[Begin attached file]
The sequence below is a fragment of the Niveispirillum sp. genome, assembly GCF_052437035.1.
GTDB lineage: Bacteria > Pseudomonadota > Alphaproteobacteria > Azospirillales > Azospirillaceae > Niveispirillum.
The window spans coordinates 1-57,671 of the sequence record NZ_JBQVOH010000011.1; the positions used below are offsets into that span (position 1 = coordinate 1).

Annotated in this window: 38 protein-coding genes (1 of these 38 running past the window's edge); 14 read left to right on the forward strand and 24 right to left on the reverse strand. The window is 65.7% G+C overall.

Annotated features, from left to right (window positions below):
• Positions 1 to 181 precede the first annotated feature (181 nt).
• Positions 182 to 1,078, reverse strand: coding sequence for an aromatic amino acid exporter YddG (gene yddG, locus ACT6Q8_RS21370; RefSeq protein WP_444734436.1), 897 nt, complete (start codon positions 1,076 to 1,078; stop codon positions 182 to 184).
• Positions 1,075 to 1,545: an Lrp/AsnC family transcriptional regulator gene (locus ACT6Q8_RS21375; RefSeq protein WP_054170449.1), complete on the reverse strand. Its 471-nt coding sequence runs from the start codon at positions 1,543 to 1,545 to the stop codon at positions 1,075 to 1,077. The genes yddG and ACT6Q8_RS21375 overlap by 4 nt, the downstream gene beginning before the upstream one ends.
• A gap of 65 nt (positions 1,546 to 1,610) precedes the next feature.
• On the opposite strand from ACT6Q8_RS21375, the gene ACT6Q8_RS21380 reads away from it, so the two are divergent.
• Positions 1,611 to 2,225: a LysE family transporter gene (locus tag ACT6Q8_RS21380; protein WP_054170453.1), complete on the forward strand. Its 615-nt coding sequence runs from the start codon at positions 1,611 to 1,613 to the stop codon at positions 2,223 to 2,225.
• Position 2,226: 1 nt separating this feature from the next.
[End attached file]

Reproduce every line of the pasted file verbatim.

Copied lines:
The sequence below is a fragment of the Niveispirillum sp. genome, assembly GCF_052437035.1.
GTDB lineage: Bacteria > Pseudomonadota > Alphaproteobacteria > Azospirillales > Azospirillaceae > Niveispirillum.
The window spans coordinates 1-57,671 of the sequence record NZ_JBQVOH010000011.1; the positions used below are offsets into that span (position 1 = coordinate 1).

Annotated in this window: 38 protein-coding genes (1 of these 38 running past the window's edge); 14 read left to right on the forward strand and 24 right to left on the reverse strand. The window is 65.7% G+C overall.

Annotated features, from left to right (window positions below):
• Positions 1 to 181 precede the first annotated feature (181 nt).
• Positions 182 to 1,078, reverse strand: coding sequence for an aromatic amino acid exporter YddG (gene yddG, locus ACT6Q8_RS21370; RefSeq protein WP_444734436.1), 897 nt, complete (start codon positions 1,076 to 1,078; stop codon positions 182 to 184).
• Positions 1,075 to 1,545: an Lrp/AsnC family transcriptional regulator gene (locus ACT6Q8_RS21375; RefSeq protein WP_054170449.1), complete on the reverse strand. Its 471-nt coding sequence runs from the start codon at positions 1,543 to 1,545 to the stop codon at positions 1,075 to 1,077. The genes yddG and ACT6Q8_RS21375 overlap by 4 nt, the downstream gene beginning before the upstream one ends.
• A gap of 65 nt (positions 1,546 to 1,610) precedes the next feature.
• On the opposite strand from ACT6Q8_RS21375, the gene ACT6Q8_RS21380 reads away from it, so the two are divergent.
• Positions 1,611 to 2,225: a LysE family transporter gene (locus tag ACT6Q8_RS21380; protein WP_054170453.1), complete on the forward strand. Its 615-nt coding sequence runs from the start codon at positions 1,611 to 1,613 to the stop codon at positions 2,223 to 2,225.
• Position 2,226: 1 nt separating this feature from the next.